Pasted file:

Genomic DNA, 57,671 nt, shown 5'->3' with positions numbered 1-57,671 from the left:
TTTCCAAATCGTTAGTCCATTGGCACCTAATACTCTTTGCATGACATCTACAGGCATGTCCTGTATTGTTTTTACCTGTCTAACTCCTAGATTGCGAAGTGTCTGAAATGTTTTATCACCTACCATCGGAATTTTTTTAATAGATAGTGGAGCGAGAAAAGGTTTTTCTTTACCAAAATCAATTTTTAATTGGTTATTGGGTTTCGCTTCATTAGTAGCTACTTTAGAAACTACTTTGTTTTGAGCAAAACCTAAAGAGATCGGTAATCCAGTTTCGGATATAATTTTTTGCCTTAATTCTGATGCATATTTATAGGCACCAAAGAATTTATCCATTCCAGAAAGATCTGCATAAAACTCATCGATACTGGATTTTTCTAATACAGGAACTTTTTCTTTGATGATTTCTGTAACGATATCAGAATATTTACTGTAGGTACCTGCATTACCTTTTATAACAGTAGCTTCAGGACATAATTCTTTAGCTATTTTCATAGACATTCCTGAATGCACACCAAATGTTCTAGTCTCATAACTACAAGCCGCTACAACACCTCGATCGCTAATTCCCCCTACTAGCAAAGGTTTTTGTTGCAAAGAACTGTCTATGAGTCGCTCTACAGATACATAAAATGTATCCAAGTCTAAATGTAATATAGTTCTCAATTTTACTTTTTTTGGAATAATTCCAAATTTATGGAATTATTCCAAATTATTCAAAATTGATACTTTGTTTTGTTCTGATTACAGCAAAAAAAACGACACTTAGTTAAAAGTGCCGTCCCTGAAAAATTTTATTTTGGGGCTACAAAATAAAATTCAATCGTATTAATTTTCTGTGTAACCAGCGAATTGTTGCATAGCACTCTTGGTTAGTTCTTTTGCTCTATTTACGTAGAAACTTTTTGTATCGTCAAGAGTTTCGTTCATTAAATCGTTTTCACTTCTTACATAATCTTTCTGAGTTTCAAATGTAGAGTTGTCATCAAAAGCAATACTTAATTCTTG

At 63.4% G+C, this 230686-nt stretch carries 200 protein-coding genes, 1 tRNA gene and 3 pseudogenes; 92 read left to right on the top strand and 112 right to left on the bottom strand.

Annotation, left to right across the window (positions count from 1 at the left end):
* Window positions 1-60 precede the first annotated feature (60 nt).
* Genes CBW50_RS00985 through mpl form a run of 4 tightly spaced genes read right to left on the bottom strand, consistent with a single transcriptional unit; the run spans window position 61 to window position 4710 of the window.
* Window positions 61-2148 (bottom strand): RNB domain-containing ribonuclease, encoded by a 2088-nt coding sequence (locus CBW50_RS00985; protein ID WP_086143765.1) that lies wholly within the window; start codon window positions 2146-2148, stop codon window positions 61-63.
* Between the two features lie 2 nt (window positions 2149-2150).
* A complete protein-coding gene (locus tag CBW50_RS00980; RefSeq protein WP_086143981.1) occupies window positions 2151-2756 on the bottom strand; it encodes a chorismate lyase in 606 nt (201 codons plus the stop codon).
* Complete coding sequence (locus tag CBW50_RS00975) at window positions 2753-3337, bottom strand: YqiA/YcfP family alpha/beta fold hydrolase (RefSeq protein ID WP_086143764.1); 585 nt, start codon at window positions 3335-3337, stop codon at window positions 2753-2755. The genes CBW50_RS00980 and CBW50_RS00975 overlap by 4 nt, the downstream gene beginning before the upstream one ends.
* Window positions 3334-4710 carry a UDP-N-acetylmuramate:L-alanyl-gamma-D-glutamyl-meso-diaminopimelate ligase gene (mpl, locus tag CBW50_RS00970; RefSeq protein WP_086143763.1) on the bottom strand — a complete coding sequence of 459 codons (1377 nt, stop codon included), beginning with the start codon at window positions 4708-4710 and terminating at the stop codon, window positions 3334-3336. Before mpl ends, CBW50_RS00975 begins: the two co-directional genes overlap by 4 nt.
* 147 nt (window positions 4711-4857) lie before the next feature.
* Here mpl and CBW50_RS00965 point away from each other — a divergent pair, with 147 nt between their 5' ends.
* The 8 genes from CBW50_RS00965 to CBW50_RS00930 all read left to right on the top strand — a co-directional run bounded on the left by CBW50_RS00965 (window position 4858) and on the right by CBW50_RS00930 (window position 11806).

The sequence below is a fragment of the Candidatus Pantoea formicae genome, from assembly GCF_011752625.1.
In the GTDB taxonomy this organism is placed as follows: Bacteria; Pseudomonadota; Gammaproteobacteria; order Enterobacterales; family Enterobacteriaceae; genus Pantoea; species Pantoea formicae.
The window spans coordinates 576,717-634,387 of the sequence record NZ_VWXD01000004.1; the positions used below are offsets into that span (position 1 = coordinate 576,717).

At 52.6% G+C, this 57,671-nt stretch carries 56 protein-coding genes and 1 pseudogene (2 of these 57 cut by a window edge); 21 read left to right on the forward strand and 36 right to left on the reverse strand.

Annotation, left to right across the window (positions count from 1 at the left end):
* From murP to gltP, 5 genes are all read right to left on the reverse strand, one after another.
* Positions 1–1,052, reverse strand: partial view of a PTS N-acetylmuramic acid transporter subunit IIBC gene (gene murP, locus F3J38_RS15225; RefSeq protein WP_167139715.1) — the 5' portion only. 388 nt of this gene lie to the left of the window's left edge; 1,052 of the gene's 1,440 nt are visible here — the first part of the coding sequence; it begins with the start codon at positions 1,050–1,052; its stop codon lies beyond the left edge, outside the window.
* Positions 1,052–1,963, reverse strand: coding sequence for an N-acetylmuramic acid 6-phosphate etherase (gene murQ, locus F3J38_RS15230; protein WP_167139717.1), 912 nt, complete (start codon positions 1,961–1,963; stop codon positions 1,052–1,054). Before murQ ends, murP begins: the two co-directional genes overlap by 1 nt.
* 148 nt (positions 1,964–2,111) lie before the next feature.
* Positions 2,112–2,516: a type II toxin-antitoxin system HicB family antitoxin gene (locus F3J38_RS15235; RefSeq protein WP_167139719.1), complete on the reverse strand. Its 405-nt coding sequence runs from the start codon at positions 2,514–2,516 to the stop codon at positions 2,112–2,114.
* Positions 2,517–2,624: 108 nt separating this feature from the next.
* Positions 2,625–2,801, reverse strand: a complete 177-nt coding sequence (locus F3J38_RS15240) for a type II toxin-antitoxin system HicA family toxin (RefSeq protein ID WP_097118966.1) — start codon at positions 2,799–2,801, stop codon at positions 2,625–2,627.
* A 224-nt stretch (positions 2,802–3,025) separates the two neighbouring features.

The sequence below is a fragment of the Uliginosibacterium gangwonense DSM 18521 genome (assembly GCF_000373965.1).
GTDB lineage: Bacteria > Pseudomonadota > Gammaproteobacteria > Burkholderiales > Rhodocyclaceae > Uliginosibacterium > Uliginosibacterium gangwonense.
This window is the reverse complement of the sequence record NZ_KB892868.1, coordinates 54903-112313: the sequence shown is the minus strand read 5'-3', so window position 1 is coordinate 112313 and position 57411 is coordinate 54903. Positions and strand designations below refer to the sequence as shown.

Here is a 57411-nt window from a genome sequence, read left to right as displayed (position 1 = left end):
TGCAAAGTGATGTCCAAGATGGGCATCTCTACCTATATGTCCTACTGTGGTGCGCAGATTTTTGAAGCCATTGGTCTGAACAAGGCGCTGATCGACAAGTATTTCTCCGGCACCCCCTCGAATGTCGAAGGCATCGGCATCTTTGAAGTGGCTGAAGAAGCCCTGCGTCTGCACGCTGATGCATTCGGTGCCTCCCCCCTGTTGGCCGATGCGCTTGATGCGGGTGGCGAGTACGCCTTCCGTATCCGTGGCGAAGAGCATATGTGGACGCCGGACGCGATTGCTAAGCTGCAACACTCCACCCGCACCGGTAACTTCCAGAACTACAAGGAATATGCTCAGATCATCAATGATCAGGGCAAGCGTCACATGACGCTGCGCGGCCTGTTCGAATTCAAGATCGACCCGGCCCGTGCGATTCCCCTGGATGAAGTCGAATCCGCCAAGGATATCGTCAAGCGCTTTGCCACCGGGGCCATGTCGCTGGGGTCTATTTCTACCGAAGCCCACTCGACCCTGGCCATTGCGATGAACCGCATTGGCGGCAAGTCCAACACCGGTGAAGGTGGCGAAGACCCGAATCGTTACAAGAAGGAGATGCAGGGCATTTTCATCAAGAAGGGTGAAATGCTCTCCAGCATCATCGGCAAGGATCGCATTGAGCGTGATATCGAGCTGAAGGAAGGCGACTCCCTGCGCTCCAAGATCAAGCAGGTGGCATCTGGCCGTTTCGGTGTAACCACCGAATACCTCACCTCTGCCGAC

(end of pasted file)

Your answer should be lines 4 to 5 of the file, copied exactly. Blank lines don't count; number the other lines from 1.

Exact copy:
Annotation, left to right across the window (positions count from 1 at the left end):
* Window positions 1-60 precede the first annotated feature (60 nt).